Some dentists have been speaking out about this recently. For example, last week Timaru dentist Fraser Dunbar went on TV3’s The Project to describe the heartbreaking job he has of taking out people’s teeth in hospital due to people not being able to afford to go to the dentist.

He says there has been a large increase in people in their 20s needing all their teeth removed. Dunbar said that “it’s not unheard of for him to take out 100 teeth in a morning at the local hospital” and that this includes “three or four patients getting full clearances”.

The release of the report was also supported by the Auckland City Mission (Te Tāpui Atawhai) because the issue relates so clearly to inequality and poverty. Because private dental treatment has become so prohibitively expensive, the problem feeds directly into overall inequality.

According to the report, 42 per cent of adults cannot afford dentist visits. And of course, for some ethnic minorities, it’s much worse – 53.7 per cent of Māori adults and 51.5 per cent of Pasifika don’t access dental care under the current system.

The dental problem is therefore its own “crisis”, and a key part of the overall inequality crisis that the Government is failing to combat. And this “crisis” categorisation was borne out earlier this year when the international website for dental news, Dental Tribune International, reported, “New Zealand’s oral health crisis rages on”. And it’s not just related to the Government’s lack of funding, but also to a declining dental workforce – New Zealand now has one of the smallest per capita dentist and dental specialist workforces in the OECD.

Cheaper to provide full universal dental care

The Salaried Medical Specialists union argues that the Government is misguided in taking a short-term approach of rejecting free, universal dental services on the basis of the price tag. The union says that the opposite is the case – that the price of neglecting this area of healthcare is actually producing greater costs for the taxpayer and society.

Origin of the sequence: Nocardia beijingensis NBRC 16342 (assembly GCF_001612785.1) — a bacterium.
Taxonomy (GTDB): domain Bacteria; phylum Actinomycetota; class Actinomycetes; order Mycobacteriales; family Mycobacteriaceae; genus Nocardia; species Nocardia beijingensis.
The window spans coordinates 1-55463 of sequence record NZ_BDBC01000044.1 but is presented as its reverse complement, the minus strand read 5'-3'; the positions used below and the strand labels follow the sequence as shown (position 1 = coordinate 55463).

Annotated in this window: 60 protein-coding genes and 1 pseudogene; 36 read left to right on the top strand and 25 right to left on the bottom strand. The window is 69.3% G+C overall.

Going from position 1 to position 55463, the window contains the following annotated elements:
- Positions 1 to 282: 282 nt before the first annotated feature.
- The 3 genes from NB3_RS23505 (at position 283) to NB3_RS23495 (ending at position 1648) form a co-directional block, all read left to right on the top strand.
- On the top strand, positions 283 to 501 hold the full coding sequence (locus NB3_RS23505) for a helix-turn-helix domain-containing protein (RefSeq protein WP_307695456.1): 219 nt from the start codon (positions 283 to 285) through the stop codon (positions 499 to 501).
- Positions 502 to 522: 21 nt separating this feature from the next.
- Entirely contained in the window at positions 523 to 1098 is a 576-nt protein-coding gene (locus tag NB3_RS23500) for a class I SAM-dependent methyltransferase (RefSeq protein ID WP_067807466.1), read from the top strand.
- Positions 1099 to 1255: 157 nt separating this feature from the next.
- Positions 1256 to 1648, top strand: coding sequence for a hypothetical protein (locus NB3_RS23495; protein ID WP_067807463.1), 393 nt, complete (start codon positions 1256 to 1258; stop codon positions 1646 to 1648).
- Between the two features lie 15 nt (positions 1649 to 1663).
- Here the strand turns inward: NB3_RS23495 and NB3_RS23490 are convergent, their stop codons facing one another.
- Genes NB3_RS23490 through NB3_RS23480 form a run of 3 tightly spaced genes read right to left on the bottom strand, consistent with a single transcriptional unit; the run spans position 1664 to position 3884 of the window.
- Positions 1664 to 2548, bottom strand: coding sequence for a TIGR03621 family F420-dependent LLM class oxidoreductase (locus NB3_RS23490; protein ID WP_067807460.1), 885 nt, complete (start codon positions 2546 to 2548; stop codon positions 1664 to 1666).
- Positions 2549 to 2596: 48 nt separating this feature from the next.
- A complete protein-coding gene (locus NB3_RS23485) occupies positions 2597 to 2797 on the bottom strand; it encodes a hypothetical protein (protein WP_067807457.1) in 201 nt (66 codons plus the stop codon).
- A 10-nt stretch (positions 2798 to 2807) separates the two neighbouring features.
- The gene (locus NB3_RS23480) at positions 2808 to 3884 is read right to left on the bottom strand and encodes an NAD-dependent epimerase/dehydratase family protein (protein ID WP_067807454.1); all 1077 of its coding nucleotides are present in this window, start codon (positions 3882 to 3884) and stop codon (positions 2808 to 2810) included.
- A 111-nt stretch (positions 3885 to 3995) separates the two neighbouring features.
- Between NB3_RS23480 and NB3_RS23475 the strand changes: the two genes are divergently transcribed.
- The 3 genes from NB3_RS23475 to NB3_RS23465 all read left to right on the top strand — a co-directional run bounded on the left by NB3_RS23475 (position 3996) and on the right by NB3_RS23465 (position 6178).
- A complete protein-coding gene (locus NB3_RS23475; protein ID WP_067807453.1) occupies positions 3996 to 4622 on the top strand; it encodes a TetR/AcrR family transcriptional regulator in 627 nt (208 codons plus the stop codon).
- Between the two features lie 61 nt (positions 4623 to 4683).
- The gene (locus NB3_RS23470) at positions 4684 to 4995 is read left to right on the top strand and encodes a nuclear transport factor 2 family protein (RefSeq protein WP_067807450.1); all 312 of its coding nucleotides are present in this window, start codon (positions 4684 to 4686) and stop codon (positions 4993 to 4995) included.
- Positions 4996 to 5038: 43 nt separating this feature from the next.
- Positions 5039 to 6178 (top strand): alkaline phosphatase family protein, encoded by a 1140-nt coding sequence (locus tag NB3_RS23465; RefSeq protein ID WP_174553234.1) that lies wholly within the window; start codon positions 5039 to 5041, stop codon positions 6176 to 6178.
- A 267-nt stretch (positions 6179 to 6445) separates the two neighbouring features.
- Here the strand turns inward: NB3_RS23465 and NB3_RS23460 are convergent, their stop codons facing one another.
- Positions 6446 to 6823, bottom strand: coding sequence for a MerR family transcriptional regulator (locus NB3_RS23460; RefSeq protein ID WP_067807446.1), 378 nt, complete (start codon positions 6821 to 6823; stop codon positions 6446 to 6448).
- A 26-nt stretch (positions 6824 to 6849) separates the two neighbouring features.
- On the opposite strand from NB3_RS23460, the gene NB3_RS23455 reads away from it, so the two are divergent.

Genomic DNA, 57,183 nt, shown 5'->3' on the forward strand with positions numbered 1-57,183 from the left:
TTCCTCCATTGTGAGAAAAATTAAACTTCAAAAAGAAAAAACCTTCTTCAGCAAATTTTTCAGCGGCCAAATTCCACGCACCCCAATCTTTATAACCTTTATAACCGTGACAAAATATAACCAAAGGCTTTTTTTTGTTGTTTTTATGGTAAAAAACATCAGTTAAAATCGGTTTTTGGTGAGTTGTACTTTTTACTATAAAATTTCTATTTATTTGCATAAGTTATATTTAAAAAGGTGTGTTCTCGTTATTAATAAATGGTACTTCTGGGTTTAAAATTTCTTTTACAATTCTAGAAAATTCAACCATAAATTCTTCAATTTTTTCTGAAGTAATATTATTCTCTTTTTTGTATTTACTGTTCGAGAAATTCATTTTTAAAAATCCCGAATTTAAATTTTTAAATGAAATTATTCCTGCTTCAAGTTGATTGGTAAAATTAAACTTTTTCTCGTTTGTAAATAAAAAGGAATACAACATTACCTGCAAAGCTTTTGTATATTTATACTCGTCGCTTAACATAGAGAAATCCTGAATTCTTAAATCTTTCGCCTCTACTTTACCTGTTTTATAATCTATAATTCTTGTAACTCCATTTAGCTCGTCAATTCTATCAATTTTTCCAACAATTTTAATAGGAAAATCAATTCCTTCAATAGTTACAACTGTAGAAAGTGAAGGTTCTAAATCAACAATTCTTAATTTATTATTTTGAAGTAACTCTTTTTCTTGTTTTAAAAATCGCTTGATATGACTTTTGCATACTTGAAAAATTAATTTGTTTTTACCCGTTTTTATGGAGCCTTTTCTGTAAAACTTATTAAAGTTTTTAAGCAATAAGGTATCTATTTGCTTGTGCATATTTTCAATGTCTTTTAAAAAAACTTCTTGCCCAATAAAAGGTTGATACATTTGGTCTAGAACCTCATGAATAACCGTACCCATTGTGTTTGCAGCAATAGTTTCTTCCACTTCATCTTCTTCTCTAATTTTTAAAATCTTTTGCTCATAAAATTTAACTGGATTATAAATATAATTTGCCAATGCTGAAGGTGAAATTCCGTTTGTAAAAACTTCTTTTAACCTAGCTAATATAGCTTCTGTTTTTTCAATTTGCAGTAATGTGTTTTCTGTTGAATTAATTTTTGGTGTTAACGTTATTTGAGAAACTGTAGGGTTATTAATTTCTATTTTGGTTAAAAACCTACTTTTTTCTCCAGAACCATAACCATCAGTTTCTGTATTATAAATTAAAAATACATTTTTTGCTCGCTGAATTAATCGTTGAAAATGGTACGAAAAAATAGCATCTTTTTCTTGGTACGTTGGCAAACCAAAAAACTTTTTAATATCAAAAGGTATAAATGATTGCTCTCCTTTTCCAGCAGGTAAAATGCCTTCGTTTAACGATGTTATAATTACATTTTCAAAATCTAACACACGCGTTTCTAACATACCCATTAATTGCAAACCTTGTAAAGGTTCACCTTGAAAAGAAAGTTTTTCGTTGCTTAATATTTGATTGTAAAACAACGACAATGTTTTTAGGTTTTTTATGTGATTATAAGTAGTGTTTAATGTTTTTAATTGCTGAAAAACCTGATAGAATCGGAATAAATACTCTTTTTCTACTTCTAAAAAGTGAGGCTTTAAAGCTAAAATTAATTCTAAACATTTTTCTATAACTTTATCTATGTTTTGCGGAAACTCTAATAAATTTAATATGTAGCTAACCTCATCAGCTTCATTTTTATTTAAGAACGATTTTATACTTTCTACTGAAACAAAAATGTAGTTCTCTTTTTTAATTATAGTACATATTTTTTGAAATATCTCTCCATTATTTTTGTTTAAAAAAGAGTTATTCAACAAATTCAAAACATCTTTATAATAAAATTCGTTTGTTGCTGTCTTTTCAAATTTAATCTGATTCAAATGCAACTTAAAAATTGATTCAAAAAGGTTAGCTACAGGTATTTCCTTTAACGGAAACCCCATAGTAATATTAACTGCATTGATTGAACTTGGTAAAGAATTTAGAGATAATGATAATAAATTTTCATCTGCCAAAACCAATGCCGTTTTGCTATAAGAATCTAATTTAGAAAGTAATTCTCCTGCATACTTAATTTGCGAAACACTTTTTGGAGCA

The union argues that any large expenditure on dental health will yield significant savings in the longer term. The head of the union, Sarah Dalton, says that by spending on dental care, “there’s a whole bunch of way more serious, way more expensive conditions, health conditions that would disappear”. Alternatively, chronic conditions like cardiovascular disease end up costing much more to deal with down the track.

In fact, the New Zealand Dental Association has carried out a cost-benefit analysis, using Treasury tools, and found that the Government would get back an extra $1.60 on every dollar spent on extended dental care.

The problem, however, for Grant Robertson and Labour is that such wins for the public would be further down the track than the next election, or even the one after that. So, the politicians have clearly done their own cost-benefit electoral analysis and decided not to invest, even if it would be a sensible way to reduce misery and inequality.

In this sense, the unheeded case for free, universal dental care is a clear case study illustrating the decay of the Labour Party as a force for progressive change. Unfortunately, the rottenness in both dental health and politics seems set to continue.